I love this quote from George Müller:
"How precious to have learned in any measure to stand with God alone in the world, and yet to be happy, and to know that surely no good thing shall be withheld from us whilst we walk uprightly!"
Müller is known for his book, Answers To Prayer, which details how God provided for the needs of the orphanages he started, in 1800s England, through answered prayer, without resorting to the typical fundraising techniques of his day, appeals to the rich, fundraising letters, conferences, chicken dinners or, as Pastor Price used to say, "Katydid candy sales."
What I didn't know was that Müller started these orphanages specifically for the purpose of demonstrating to the Christian world that God would provide for his children. In other words, that a Christian could learn to stand with God alone in the world, with no one else to back them up or take their side or help them but God, and still have their every good thing supplied. Here's Müller:
"Sometimes I found children of God tried in mind by the prospect of old age, when they might be unable to work any longer, and therefore were harassed by the fear of having to go into the poorhouse. If in such a case I pointed out to them, how their Heavenly Father has always helped those who put their trust in Him, they might not, perhaps, always say, that times have changed; but yet it was evident enough, that God was not looked upon by them as the Living God. My spirit was ofttimes bowed down by this, and I longed to set something before the children of God, whereby they might see, that He does not forsake, even in our day, those who rely upon Him.
"Another class of persons were brethren in business, who suffered in their souls, and brought guilt on their consciences, by carrying on their business, almost in the same way as unconverted persons do. The competition in trade, the bad times, the over-peopled country, were given as reasons why, if the business were carried on simply according to the word of God, it could not be expected to do well. Such a brother, perhaps, would express the wish, that he might be differently situated; but very rarely did I see that there was a stand made for God, that there was the holy determination to trust in the living God, and to depend on Him, in order that a good conscience might be maintained. To this class likewise I desired to show, by a visible proof, that God is unchangeably the same.
"Then there was another class of persons, individuals who were in professions in which they could not continue with a good conscience, or persons who were in an unscriptural position with reference to spiritual things; but both classes feared, on account of the consequences, to give up the profession in which they could not abide with God, or to leave their position, lest they should be thrown out of employment. My spirit longed to be instrumental in strengthening their faith, by giving them not only instances from the word of God, of His willingness and ability to help all those who rely upon Him, but to show them by proofs, that He is the same in our day. I well knew that the Word of God ought to be enough, and it was, by grace, enough, to me; but still, I considered that I ought to lend a helping hand to my brethren, if by any means, by this visible proof to the unchangeable faithfulness of the Lord, I might strengthen their hands in God; for I remembered what a great blessing my own soul had received through the Lord's dealings with His servant A. H. Franke, who in dependence upon the living God alone, established an immense Orphan-House, which I had seen many times with my own eyes. I, therefore, judged myself bound to be the servant of the Church of God, in the particular point on which I had obtained mercy: namely, in being able to take God by His word and to rely upon it. All these exercises of my soul, which resulted from the fact that so many believers, with whom I became acquainted, were harassed and distressed in mind, or brought guilt on their consciences, on account of not trusting in the Lord; were used by God to awaken in my heart the desire of setting before the church at large, and before the world, a proof that He has not in the least changed; and this seemed to me best done, by the establishing of an Orphan-House. It needed to be something which could be seen, even by the natural eye. Now, if I, a poor man, simply by prayer and faith, obtained without asking any individual, the means for establishing and carrying on an Orphan-House, there would be something which, with the Lord's blessing, might be instrumental in strengthening the faith of the children of God, besides being a testimony to the consciences of the unconverted, of the reality of the things of God. This, then, was the primary reason for establishing the Orphan-House. I certainly did from my heart desire to be used by God to benefit the bodies of poor children, bereaved of both parents, and seek in other respects, with the help of God, to do them good for this life;—I also particularly longed to be used by God in getting the dear orphans trained up in the fear of God;—but still, the first and primary object of the work was (and still is:) that God might be magnified by the fact, that the orphans under my care are provided with all they need, only by prayer and faith without anyone being asked by me or my fellow-laborers whereby it may be seen, that God is FAITHFUL STILL, and HEARS PRAYER STILL.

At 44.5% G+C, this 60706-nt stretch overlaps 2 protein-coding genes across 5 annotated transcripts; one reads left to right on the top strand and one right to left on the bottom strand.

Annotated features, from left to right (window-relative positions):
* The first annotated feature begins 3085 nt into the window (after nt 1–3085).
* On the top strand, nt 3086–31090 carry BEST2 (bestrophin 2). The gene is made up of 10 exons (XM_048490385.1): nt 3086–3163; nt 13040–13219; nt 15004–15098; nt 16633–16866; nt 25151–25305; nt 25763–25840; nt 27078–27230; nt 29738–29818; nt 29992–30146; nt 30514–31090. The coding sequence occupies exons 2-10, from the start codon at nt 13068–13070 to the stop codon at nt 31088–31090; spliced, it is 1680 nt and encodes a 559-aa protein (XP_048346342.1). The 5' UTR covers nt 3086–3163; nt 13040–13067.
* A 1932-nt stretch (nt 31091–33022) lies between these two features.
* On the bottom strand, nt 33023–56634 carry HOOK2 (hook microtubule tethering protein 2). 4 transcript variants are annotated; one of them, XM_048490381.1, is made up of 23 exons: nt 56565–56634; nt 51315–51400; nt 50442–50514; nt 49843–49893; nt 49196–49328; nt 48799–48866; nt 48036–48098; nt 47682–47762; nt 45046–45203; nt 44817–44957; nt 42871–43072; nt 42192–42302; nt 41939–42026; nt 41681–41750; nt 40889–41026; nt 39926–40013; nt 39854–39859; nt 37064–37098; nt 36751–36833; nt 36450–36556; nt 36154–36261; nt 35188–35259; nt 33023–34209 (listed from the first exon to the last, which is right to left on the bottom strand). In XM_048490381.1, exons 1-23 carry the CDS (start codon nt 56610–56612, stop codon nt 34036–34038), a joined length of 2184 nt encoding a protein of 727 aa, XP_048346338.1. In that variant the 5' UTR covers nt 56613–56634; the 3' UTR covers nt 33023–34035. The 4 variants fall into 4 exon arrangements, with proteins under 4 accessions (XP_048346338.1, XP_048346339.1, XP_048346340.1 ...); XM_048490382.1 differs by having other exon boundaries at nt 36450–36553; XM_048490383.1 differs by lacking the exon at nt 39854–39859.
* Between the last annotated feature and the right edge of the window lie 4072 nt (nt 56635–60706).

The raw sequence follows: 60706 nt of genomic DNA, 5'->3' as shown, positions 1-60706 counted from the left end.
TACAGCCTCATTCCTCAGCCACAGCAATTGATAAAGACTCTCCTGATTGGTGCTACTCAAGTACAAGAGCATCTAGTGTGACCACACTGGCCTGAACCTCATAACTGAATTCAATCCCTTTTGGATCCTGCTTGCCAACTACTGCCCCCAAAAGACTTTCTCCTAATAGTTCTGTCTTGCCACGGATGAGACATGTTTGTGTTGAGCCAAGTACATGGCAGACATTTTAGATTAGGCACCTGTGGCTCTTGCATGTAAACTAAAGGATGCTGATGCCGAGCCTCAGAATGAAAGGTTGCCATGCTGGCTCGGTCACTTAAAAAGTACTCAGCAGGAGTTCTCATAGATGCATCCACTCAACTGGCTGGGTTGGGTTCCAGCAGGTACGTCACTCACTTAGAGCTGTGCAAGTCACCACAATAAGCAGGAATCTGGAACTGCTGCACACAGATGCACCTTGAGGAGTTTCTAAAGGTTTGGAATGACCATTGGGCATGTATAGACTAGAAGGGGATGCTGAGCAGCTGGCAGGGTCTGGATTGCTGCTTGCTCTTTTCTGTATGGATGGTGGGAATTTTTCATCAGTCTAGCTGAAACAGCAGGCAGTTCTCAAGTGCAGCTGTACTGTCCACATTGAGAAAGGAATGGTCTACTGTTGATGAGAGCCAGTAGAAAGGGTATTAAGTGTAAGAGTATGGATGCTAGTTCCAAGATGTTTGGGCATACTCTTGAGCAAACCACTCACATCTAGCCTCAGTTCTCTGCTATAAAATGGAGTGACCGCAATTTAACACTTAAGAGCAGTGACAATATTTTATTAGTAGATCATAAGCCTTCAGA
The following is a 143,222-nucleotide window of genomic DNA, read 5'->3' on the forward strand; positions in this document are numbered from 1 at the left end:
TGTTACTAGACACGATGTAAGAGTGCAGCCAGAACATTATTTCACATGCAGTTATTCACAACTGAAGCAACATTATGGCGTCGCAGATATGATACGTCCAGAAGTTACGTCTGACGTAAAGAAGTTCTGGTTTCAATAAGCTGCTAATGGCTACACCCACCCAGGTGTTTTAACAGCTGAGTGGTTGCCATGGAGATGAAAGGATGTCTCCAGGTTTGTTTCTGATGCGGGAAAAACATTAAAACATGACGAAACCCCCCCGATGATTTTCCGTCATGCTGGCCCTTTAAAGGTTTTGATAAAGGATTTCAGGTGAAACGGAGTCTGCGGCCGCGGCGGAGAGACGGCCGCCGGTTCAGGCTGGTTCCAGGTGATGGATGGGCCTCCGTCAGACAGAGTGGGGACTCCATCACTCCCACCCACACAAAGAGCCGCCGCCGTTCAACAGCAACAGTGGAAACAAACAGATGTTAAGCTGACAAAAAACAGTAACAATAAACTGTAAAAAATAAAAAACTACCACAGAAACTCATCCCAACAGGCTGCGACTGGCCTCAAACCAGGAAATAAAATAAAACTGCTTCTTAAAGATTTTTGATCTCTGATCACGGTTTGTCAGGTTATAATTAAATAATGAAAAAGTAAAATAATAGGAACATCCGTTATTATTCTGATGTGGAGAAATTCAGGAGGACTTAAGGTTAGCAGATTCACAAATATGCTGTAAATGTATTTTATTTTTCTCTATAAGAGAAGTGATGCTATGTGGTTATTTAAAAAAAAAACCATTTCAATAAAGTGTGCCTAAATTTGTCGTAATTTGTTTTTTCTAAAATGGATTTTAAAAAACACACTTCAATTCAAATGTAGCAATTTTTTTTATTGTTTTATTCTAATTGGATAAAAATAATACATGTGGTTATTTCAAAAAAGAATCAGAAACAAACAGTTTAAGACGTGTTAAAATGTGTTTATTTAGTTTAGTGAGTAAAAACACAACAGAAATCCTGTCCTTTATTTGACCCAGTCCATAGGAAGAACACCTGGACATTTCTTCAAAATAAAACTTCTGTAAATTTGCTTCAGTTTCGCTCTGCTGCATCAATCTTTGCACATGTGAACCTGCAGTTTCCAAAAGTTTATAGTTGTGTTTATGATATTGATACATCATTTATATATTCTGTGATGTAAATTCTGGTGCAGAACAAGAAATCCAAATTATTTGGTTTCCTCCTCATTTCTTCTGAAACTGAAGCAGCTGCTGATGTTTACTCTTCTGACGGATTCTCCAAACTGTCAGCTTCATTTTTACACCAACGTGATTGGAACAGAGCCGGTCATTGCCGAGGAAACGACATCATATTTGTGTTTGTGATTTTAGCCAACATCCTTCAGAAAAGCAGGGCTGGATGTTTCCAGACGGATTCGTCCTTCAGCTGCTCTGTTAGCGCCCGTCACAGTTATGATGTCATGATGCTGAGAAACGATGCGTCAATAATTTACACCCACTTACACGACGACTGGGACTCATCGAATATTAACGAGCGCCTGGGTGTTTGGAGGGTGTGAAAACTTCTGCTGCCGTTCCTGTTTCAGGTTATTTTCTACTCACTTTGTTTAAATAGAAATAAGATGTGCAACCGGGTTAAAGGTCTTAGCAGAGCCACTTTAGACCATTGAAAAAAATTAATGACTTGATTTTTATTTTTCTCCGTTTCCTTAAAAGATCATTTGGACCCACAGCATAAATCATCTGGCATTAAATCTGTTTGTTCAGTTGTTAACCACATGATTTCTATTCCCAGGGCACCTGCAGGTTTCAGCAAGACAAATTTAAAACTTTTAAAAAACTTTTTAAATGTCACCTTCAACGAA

As Becky likes to say, "Whoooo, hooooo!" God is a good God!
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1 Timothy 5:17 NLT Elders who do their work well should be paid well, especially those who work hard at both preaching and teaching. 18 For the Scripture says, “Do not keep an ox from eating as it treads out the grain.” And in another place, “Those who work deserve their pay!”